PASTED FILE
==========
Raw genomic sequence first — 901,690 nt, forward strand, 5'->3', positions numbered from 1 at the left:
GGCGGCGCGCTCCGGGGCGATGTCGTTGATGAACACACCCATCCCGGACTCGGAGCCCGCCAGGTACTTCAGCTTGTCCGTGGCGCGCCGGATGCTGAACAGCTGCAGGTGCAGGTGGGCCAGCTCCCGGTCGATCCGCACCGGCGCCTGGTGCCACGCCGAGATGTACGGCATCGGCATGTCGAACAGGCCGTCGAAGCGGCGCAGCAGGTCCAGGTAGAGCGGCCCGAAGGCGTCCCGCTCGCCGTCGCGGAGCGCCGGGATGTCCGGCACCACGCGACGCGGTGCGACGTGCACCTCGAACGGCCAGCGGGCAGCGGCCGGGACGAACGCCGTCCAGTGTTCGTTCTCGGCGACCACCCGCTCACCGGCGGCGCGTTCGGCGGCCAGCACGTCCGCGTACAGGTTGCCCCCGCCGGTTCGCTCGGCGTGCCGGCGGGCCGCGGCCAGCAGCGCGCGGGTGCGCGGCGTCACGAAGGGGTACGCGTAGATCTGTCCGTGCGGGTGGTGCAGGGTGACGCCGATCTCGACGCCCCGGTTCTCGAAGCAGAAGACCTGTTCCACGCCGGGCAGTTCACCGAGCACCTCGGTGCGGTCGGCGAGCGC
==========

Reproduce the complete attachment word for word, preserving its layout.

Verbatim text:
Raw genomic sequence first — 901,690 nt, forward strand, 5'->3', positions numbered from 1 at the left:
GGCGGCGCGCTCCGGGGCGATGTCGTTGATGAACACACCCATCCCGGACTCGGAGCCCGCCAGGTACTTCAGCTTGTCCGTGGCGCGCCGGATGCTGAACAGCTGCAGGTGCAGGTGGGCCAGCTCCCGGTCGATCCGCACCGGCGCCTGGTGCCACGCCGAGATGTACGGCATCGGCATGTCGAACAGGCCGTCGAAGCGGCGCAGCAGGTCCAGGTAGAGCGGCCCGAAGGCGTCCCGCTCGCCGTCGCGGAGCGCCGGGATGTCCGGCACCACGCGACGCGGTGCGACGTGCACCTCGAACGGCCAGCGGGCAGCGGCCGGGACGAACGCCGTCCAGTGTTCGTTCTCGGCGACCACCCGCTCACCGGCGGCGCGTTCGGCGGCCAGCACGTCCGCGTACAGGTTGCCCCCGCCGGTTCGCTCGGCGTGCCGGCGGGCCGCGGCCAGCAGCGCGCGGGTGCGCGGCGTCACGAAGGGGTACGCGTAGATCTGTCCGTGCGGGTGGTGCAGGGTGACGCCGATCTCGACGCCCCGGTTCTCGAAGCAGAAGACCTGTTCCACGCCGGGCAGTTCACCGAGCACCTCGGTGCGGTCGGCGAGCGC